Monday 22nd August; Market Harborough and back to Foxton bridge 5.
Although it rained a lot yesterday evening it was dry during the night – at least we didn’t hear anything – and dry this morning. We set off soon after 9 making for the terminus. There is not a great deal of mooring on the arm, as a lot of the banks are full of reeds and other water plants. Mooring is basically round Foxton, half-way along between bridges 8 and 9, and near to Market Harborough. On the offside seems to be a more expensive part of town – large bungalows and other properties with sweeping lawns and little else, and most hadn’t made anything of their canal-side location. We liked this hedge though. There was a pretty gate in the arch but it felt a bit intrusive to take a photo of their garden.
We pulled in to the basin but couldn’t get directly onto the service block as a hire-boat was being pumped out and washed and having its water tank filled. We pulled in around the corner, which was fine as far as using the Elsan went but it was a right bu**er to get back out into the basin to turn as a strong wind was blowing. Made it though, and we moored a little way back down the arm. There is not a huge amount of visitor mooring – the basin pontoons have the Canaltime timeshare base and a few hireboats, so it is mostly online. There are several water points along the towpath, and there is no restriction on mooring times so people just moor up.
We left doggie on the boat with a Bonio and walked down to Market Harborough, a town we have never visited. Although it was slightly out of our way we went to the far corner of the basin to look at this sculpture though we are not quite sure what he is supposed to be doing. His right arm looks a little out of proportion! (not to mention the bit of boat).
Growing in the water amongst the pontoons is Water Soldier, which is quite endangered in general but has proved to be rather a nuisance on the Grand Western Canal in Devon where there is not a lot of traffic to keep it within bounds.
The town centre is about half a mile from the basin, and it seems to be a very pleasant place with a wide variety of shops including a large Sainsbury’s, bakers and at least one butcher. We have bought ourselves a shopping trolley for the boat, but not having realised that there was a good supermarket we failed to take it with us! The town has a number of interesting buildings, such as the butter market, the upstairs of which used to be the Grammar School but is now a meeting room.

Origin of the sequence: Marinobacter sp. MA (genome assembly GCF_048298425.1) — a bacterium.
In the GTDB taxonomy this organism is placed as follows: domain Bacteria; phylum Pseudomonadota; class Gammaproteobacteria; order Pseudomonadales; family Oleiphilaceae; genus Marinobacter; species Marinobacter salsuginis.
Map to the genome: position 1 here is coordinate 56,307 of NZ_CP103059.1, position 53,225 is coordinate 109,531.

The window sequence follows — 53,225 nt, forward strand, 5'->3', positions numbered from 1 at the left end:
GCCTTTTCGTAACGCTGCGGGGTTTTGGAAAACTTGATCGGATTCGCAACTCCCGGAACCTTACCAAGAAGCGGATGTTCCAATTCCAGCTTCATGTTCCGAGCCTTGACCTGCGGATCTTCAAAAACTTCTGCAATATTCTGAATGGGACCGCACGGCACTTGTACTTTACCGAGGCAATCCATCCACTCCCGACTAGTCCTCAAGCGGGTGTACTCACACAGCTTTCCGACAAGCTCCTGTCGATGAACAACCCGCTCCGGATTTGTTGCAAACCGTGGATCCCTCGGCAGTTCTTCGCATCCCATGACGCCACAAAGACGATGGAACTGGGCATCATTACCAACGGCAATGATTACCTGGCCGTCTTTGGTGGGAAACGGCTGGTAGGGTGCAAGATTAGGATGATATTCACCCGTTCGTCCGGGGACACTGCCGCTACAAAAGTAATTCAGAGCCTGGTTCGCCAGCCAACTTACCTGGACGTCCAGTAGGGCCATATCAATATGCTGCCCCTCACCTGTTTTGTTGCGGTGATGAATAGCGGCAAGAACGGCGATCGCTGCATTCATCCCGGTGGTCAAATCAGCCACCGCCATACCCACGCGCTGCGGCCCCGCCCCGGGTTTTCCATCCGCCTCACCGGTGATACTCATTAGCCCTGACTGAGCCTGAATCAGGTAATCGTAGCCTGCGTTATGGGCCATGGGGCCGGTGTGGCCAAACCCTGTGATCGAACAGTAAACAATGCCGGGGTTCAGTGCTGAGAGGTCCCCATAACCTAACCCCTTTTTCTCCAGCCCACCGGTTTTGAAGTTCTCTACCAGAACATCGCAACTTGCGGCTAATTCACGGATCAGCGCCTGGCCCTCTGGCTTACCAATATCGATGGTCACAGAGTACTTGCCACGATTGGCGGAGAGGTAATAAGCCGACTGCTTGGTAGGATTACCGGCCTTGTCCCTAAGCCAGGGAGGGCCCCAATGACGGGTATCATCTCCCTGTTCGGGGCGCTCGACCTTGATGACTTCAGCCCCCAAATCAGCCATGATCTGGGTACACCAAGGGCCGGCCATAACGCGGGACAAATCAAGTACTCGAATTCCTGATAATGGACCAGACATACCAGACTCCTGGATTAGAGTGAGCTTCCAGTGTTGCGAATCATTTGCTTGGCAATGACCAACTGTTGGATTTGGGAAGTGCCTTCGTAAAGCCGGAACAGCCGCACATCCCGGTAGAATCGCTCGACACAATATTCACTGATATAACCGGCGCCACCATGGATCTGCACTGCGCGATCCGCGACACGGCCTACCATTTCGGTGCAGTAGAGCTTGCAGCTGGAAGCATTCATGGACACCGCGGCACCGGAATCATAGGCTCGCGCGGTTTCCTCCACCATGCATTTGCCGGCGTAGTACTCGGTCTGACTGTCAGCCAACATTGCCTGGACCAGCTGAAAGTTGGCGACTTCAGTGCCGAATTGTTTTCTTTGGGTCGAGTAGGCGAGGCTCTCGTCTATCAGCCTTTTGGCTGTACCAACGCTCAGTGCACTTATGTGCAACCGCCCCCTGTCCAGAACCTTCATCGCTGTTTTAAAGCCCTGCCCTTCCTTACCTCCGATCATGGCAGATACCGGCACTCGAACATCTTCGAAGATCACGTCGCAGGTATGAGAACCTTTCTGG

The building in the background is the church of St Dionysius, which has a sundial on the side of the tower with an interesting injunction – applicable to us all I would think though I’m not entirely sure what it means!
After a bit of a slog back (uphill) to the boat with our shopping we had lunch, with some very nice bread from Hambleton Bakery, topped up the water and returned down the arm. We heard from the hireboat staff that there had been a tree down which had held up returning Canaltimes and ABC hireboats, and we saw them all come back within a short period. We didn’t see the CRT message about the tree until we had been past it twice – the second time it was being cleared. Ash, so some good firewood for someone.
Parts of this arm reminded us of the Monty or the Droitwich canals, with narrow sections and lots of reeds. We met this day boat in one of the reedy bits – on a bend, naturally.
I had just taken the picture when it suddenly changed direction – the poor chap had pushed the tiller the wrong way – and clouted us. He had the cheek to tell us we should have slowed down (we had) but he did look very embarrassed.
A little further on were some works with an interesting looking square chimney. A recent article in Canal Boat says it is Pears’ Meat Rendering Plant and suggests it can be very smelly but it looked a bit closed down to us and no pong at all.
We moored for the night at Foxton between bridges 6 and 5, where there was a nicely mown edge and Armco piling. The fields opposite had been harvested and the straw bales – the ‘Swiss roll’ type – were being collected.
We went for a stroll with Meg down to the junction, where we sat watching a boat come through the swing bridge and Dave enjoyed an ice cream, before we returned for a quiet evening on board.